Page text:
All assessments were conducted in the “ON” state of the patients (approximately one hour after administering 100 mg L-DOPA, or the time of peak concentration of the respective L-DOPA equivalent dosage of a dopamine agonist; the average daily dose of the patients was between 300 and 400 mg L-DOPA equivalents) (Schade et al., 2020[29]). At baseline assessment, demographic data (such as age, gender, disease duration, and medication), clinical characteristics (such as motor disability, cognitive status, and swallowing function), and the outcome measures were evaluated by an experienced speech-language pathologist (SLP) and a neurologist (Table 1(Tab. 1)). The neurologist assessed all patients with the modified Hoehn &Yahr (H-Y) scale. The SLP evaluated swallowing functions via the Penetration-Aspiration Scale (PAS), the Persian version of the Swallowing Disturbance Questionnaire (P-SDQ), and swallowing-related quality of life by the Persian version of the Dysphagia Handicap Index (P-DHI). Both, SDQ and DHI questionnaires are validated in the Persian language (Rajaei et al., 2014[26], Barzegar-Bafrooei et al., 2016[5]).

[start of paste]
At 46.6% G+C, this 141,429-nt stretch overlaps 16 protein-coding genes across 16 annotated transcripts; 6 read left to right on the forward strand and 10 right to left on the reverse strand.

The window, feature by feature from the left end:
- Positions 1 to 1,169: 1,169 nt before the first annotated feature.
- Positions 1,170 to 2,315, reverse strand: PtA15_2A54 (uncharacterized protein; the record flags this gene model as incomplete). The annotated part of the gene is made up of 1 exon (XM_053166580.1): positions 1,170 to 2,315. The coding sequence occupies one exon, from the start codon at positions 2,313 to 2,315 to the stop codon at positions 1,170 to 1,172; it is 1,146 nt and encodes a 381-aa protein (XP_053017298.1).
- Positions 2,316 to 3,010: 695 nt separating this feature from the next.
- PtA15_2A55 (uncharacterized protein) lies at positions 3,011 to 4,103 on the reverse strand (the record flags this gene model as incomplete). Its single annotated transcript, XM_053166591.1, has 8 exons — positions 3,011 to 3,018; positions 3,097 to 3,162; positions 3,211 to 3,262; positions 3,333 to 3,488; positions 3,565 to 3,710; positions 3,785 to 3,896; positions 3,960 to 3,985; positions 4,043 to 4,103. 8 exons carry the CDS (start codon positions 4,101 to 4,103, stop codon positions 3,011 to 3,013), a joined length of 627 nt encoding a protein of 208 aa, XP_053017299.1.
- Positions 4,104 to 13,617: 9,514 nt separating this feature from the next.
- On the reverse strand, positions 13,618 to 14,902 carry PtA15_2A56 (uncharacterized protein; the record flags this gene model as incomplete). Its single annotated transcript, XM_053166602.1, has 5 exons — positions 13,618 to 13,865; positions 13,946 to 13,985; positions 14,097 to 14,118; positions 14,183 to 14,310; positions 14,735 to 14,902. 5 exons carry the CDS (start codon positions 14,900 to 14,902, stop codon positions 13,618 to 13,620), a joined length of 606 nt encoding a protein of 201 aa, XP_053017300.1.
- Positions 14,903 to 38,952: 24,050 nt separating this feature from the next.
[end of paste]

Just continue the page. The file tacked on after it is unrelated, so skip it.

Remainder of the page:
Assessment tools

a. Fiberoptic endoscopic evaluation of swallowing (FEES)

The FEES was performed using a CMOS Video Rhino-Laryngoscope device (Karl Storz, Germany) based on the Langmore protocol and was carried out by a trained SLP, using solid, semi-solid, and liquid textures with volumes of 5 and 10 ml (Langmore, 2001[17]). The FEES indicates anatomical structures, functions such as swallowing different consistencies of food and liquid, and the effect of therapeutic interventions such as postural changes. The PAS score was used to quantify the FEES results.

b. Penetration-Aspiration Scale (PAS)